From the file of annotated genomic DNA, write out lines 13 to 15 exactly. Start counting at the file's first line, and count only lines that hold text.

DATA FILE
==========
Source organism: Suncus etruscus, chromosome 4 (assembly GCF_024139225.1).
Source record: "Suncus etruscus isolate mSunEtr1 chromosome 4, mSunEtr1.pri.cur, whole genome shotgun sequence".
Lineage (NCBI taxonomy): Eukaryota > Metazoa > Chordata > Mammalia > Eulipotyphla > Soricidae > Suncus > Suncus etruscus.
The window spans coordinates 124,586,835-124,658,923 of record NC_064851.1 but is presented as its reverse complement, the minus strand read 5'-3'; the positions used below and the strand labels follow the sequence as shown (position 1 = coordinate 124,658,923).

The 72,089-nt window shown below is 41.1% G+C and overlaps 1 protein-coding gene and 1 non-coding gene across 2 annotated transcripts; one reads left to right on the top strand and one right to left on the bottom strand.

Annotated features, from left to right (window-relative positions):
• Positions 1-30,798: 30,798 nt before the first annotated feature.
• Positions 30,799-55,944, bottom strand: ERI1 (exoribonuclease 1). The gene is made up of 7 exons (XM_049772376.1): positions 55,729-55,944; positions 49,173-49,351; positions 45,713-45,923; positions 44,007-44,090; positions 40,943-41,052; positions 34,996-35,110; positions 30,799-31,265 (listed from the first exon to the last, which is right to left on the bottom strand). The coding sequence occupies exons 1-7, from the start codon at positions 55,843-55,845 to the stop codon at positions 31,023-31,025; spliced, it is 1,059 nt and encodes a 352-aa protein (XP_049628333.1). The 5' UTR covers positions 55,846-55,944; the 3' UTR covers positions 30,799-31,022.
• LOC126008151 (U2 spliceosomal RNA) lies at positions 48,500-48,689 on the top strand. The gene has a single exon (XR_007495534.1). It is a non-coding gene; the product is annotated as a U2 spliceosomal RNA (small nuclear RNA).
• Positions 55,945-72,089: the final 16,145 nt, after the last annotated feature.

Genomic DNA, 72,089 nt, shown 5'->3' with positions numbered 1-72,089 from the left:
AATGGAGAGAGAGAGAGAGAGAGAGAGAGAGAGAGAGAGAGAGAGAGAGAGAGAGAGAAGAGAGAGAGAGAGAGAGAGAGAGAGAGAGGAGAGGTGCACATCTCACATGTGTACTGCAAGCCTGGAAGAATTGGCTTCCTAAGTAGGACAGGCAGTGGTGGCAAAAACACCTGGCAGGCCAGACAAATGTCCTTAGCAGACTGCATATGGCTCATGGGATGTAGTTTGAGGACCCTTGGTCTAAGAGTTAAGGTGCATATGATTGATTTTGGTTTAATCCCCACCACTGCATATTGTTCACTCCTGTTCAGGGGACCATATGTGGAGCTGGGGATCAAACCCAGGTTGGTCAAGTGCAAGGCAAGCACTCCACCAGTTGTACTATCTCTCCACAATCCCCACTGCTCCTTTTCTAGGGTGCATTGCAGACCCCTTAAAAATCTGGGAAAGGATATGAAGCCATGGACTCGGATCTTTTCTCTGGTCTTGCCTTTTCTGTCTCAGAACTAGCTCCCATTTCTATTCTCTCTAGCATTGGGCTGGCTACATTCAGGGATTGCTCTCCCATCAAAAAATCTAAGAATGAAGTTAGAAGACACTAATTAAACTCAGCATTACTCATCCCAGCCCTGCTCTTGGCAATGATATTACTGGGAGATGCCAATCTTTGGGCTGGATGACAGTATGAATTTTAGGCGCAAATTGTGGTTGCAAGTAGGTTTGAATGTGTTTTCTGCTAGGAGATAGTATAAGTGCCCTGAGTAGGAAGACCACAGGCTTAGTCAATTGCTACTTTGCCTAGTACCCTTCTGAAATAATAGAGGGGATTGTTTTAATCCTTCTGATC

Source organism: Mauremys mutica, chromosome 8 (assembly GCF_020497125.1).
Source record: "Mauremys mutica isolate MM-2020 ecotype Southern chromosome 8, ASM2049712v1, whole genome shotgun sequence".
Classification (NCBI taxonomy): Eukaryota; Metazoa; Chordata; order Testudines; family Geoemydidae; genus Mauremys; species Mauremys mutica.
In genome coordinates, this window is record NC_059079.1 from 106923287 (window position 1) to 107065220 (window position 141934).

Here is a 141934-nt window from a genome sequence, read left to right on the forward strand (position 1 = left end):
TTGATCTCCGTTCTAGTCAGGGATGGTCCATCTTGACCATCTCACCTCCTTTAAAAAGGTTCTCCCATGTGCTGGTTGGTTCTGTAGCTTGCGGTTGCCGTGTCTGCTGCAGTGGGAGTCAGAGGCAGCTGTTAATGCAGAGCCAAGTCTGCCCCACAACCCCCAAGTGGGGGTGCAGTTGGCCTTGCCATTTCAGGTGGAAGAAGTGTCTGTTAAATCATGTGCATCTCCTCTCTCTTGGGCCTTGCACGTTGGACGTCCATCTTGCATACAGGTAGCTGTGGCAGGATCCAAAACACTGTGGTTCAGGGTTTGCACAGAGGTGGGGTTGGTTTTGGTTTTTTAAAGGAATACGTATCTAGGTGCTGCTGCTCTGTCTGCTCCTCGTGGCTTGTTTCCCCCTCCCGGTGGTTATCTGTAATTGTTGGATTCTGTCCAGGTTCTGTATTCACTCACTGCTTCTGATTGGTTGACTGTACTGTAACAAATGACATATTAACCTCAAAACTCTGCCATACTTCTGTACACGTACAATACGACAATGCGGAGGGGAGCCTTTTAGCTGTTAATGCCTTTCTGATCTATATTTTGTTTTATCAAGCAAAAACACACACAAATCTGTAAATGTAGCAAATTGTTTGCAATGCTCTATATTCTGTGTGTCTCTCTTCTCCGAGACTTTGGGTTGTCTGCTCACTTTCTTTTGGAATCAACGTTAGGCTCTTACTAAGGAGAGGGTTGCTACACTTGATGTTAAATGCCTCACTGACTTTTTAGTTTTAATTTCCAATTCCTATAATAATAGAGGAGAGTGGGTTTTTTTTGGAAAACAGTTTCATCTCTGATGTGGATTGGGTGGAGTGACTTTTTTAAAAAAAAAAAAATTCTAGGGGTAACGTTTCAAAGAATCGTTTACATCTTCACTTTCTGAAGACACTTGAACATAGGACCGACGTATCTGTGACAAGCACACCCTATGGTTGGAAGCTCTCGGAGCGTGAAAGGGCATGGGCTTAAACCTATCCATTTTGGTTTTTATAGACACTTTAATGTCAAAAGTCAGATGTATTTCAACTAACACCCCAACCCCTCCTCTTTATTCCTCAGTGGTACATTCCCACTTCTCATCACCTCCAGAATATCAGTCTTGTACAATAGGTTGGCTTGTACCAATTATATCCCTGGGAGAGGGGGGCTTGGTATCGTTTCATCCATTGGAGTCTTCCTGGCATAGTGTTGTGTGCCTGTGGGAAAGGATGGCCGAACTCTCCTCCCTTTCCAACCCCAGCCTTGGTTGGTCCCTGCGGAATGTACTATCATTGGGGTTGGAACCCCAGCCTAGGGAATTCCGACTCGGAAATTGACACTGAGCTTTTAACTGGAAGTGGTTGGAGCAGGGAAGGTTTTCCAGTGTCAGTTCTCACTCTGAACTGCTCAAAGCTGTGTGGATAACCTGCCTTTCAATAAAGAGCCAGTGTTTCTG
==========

Source organism: Mauremys mutica, chromosome 8 (assembly GCF_020497125.1).
Source record: "Mauremys mutica isolate MM-2020 ecotype Southern chromosome 8, ASM2049712v1, whole genome shotgun sequence".
Classification (NCBI taxonomy): Eukaryota; Metazoa; Chordata; order Testudines; family Geoemydidae; genus Mauremys; species Mauremys mutica.